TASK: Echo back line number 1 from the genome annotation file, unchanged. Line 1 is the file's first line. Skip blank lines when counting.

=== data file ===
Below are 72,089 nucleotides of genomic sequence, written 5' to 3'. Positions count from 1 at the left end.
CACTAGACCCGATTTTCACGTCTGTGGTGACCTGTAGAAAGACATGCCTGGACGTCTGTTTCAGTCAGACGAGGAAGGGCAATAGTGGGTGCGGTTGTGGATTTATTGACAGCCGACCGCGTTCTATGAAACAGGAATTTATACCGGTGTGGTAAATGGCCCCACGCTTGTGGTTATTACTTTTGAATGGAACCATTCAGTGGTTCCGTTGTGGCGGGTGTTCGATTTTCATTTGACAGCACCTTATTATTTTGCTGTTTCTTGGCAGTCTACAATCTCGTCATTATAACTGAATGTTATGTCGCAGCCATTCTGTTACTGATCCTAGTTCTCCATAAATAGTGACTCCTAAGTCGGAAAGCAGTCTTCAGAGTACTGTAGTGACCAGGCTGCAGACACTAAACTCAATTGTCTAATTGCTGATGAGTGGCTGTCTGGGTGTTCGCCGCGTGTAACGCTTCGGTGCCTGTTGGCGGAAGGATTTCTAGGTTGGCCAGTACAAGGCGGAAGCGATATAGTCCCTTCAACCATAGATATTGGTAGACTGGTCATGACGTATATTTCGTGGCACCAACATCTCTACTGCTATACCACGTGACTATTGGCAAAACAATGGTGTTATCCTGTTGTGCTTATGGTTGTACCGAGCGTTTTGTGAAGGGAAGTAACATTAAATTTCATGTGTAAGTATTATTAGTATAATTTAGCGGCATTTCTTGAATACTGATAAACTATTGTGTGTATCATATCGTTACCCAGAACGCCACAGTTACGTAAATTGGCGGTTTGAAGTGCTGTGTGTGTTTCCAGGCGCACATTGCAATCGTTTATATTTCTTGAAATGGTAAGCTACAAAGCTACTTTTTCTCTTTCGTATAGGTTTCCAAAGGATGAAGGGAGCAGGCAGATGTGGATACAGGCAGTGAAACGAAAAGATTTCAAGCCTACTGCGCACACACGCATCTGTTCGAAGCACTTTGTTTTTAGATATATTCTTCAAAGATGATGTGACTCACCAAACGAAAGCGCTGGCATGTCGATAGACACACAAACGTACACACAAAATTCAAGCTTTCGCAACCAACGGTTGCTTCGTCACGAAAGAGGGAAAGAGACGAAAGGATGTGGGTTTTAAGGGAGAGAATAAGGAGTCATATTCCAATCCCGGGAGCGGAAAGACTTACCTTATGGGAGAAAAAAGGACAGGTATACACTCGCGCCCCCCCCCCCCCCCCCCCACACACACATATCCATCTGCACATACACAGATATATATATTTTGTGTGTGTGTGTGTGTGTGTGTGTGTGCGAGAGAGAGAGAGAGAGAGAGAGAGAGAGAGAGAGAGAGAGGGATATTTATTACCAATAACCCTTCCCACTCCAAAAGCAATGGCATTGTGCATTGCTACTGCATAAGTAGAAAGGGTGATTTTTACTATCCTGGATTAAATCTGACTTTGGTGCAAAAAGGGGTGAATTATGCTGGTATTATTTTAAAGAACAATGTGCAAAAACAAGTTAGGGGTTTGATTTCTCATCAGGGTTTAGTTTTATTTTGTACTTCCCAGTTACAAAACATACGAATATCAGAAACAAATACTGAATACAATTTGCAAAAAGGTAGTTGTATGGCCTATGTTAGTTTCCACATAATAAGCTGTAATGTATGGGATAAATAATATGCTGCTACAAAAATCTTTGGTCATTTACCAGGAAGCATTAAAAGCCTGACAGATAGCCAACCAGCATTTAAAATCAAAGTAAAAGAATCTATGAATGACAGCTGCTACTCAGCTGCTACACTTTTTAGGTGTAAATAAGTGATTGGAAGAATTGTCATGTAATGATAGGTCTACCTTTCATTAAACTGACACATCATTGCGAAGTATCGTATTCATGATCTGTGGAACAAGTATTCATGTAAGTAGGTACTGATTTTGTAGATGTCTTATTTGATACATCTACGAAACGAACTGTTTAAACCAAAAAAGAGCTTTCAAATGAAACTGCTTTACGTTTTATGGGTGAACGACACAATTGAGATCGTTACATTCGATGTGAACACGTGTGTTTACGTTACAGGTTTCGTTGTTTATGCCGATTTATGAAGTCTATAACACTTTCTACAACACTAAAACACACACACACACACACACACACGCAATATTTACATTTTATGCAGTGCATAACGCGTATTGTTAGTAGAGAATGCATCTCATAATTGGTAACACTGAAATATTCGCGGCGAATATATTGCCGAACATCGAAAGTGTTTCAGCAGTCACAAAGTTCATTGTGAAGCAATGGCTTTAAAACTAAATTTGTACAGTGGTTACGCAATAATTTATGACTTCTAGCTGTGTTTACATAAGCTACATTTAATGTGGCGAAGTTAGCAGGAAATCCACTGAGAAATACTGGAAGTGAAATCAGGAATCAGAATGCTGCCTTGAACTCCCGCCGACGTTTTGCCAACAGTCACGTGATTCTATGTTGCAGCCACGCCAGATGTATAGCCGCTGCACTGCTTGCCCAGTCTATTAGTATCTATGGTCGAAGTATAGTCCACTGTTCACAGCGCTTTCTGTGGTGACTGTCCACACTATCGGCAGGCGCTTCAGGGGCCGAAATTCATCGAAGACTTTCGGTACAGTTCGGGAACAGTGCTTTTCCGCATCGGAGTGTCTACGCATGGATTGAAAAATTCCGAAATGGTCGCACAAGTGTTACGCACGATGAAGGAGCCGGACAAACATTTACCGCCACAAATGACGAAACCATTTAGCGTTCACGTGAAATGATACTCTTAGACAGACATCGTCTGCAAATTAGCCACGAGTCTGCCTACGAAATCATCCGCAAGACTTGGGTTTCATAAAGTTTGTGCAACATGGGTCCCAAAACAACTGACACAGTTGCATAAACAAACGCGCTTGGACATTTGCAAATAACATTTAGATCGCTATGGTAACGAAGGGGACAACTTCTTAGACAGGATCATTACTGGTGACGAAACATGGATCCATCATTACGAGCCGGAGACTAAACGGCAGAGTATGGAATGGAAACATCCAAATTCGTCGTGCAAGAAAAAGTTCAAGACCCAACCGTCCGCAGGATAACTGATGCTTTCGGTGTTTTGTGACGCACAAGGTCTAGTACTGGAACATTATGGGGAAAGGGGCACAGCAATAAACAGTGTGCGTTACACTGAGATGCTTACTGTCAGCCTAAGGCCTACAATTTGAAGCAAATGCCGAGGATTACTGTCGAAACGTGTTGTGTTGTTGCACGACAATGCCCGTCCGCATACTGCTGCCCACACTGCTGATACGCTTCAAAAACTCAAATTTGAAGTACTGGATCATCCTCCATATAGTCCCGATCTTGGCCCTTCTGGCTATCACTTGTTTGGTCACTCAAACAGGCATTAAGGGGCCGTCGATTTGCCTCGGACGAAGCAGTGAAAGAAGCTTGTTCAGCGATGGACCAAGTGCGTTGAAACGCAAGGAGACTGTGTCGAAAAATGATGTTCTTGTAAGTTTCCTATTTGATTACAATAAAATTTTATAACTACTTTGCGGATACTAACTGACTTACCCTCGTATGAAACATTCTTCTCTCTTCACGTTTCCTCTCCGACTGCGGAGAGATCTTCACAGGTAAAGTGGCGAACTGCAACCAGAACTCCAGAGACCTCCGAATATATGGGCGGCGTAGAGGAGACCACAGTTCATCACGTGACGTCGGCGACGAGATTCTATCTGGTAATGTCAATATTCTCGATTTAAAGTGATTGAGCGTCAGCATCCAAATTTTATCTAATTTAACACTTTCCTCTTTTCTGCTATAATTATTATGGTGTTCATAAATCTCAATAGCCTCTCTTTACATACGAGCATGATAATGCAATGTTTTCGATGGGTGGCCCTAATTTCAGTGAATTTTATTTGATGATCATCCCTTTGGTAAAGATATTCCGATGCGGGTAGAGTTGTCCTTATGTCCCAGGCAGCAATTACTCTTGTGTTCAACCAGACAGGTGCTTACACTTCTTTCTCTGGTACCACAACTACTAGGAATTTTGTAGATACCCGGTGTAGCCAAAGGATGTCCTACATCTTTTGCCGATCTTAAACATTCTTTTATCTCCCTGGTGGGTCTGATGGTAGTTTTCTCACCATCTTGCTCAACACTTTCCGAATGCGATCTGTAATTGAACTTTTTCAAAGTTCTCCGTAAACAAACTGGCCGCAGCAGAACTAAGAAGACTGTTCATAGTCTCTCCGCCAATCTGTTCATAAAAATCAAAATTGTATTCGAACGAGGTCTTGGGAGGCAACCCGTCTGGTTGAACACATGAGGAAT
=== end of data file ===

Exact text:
Below are 72,089 nucleotides of genomic sequence, written 5' to 3'. Positions count from 1 at the left end.